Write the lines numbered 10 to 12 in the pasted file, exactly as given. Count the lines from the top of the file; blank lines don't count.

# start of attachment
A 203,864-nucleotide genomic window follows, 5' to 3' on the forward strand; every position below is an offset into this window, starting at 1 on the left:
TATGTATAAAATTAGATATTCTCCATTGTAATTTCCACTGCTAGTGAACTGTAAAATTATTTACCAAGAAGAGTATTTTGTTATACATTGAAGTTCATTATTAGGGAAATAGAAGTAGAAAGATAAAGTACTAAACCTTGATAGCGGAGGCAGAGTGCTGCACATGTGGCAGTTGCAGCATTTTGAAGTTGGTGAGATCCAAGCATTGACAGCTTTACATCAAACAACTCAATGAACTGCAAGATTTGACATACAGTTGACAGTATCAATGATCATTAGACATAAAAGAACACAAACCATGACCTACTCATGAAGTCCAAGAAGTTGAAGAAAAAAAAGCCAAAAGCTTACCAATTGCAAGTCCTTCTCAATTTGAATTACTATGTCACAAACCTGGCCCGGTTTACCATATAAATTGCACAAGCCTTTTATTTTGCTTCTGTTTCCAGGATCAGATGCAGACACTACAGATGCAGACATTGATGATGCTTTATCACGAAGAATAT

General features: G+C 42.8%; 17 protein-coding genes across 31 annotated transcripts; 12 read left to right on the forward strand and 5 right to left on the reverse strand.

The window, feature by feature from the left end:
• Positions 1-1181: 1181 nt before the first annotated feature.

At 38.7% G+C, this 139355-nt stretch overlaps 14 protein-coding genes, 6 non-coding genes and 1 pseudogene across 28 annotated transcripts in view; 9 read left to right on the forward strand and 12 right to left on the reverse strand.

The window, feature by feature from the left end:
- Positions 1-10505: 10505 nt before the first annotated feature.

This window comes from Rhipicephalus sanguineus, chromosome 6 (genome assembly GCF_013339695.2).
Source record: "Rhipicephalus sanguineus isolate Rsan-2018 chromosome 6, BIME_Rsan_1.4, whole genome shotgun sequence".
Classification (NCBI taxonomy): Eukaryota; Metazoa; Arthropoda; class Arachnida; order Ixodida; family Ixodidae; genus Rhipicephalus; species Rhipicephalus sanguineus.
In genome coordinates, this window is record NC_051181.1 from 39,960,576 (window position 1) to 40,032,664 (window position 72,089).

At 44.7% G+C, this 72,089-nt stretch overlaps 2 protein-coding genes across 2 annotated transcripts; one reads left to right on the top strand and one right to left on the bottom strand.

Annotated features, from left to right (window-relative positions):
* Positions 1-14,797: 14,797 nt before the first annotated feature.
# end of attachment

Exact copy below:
Source record: "Rhipicephalus sanguineus isolate Rsan-2018 chromosome 6, BIME_Rsan_1.4, whole genome shotgun sequence".
Classification (NCBI taxonomy): Eukaryota; Metazoa; Arthropoda; class Arachnida; order Ixodida; family Ixodidae; genus Rhipicephalus; species Rhipicephalus sanguineus.
In genome coordinates, this window is record NC_051181.1 from 39,960,576 (window position 1) to 40,032,664 (window position 72,089).